as free download soon,"
said Chan.

South Jordan was
formed in March after
a song-writing com-
petition at Indiana
University.
They submitted one
of their songs for the
competition written by
Michael David Hall,
who invited Chan and
Bobby Campbell to per-
form with him. And
that was how the band
was formed. Chan was
the drummer, Hall the
vocalist and Campbell
took on the piano and
guitar.

The band's CD is
now available in vari-
ous major music web-
sites, including iTunes,
Rhapsody and Amazon.
For more information
on South Jordan, log on
to www.myspace.com/southjordanmusic. - Malay Mail - 15Oct 2008


Discography

"Only Halfway EP" - Released June 2008. Available online @ iTunes, Amazon, Rhapsody, Napster.

Radio Airplay in Malaysia (XFresh.FM / Fly.FM)
College Airplay (Midwest and East Coast Universities)
B.97 / Z.103 (Indiana Airplay)

Five Free Downloads at www.southjordanmusic.com

MySpace: www.myspace.com/southjordanmusic
Facebook: http://www.facebook.com/pages/South-Jordan/15524401217

Photos

Bio

Take four guys who devote all their time to creating music, throw them in a leaky house that smells like old soup, make them inseparable, and tell them to write songs that will ignite every audience they perform for This is South Jordan.

This pop/rock band thrives on raw talent and uses its blind ambition to its advantage as it consistently grows into its potential without ever looking back. With influences such as U2 and Coldplay, South Jordan has given itself gigantic shoes to fill. Both pianist Bobby Campbell and frontman Michael David Hall write songs that hold honest emotion and truly represent the highest and lowest experiences people go through in life. Behind strong lyrics must come equally powerful instruments, and South Jordan is no exception to this.

Drummer Greg Olsten, from Long Island New York, is the powerhouse, delivering a dependable backbeat to every song. Also, being a highly trained jazz musician, Olsten brings a unique approach and level of musicianship to the band. Mike Chan, from Kuala Lumpur Malaysia, is South Jordans synth master. The elaborate parts on keys he has developed give the music a cinematic quality while opening the overall sound and taking the live sound to the next level. Bobby Campbell, from Hagerstown Indiana, is simply the father of the four. He keeps the band stable and pushes both the group and the songs to their limits. The gifted hands playing his keys produce the core of the piano driven band. Lastly there is Michael David Hall, SoJos frontman from Chicago, Illinois. Hall has trademarked his vocal style with crude emotional swells and an unmistakable presence on the stage. One of the most passionate singers around, he captivates audiences of all ages and casts the influential message South Jordan offers to its listeners.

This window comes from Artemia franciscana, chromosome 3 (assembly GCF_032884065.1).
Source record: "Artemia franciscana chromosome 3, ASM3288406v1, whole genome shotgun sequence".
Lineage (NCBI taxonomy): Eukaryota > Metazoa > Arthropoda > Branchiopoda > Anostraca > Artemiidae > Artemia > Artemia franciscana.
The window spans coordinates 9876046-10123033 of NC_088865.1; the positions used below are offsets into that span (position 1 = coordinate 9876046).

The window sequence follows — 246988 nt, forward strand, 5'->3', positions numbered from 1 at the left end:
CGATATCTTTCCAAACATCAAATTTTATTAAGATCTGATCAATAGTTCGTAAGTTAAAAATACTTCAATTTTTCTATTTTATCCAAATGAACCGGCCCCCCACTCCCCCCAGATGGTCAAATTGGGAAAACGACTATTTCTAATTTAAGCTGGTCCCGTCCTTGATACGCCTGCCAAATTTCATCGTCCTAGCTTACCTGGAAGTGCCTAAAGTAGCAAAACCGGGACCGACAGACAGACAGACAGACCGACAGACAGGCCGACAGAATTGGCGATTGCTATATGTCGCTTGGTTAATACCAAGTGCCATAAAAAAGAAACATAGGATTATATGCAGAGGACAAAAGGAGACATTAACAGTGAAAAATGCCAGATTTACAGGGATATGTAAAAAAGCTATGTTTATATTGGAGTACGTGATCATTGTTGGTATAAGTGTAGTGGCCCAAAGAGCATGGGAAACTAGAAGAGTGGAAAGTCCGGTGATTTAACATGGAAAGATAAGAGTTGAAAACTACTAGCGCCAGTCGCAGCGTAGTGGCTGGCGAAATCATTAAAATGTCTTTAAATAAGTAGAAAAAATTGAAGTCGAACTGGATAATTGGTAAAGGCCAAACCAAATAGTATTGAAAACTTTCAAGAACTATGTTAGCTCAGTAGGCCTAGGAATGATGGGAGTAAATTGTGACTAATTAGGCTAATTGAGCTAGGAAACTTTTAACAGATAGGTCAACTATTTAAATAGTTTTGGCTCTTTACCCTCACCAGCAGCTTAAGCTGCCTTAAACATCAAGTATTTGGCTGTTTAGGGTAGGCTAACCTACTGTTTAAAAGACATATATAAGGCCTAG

Together each member is exceptional at his personal craft. Personality wise, they are young, sensible, and quite goofy on and off the stage, but also get serious when its time for the music to take over. These young guys are aware of their purpose, and are more than certain theyll be together making music for years to come.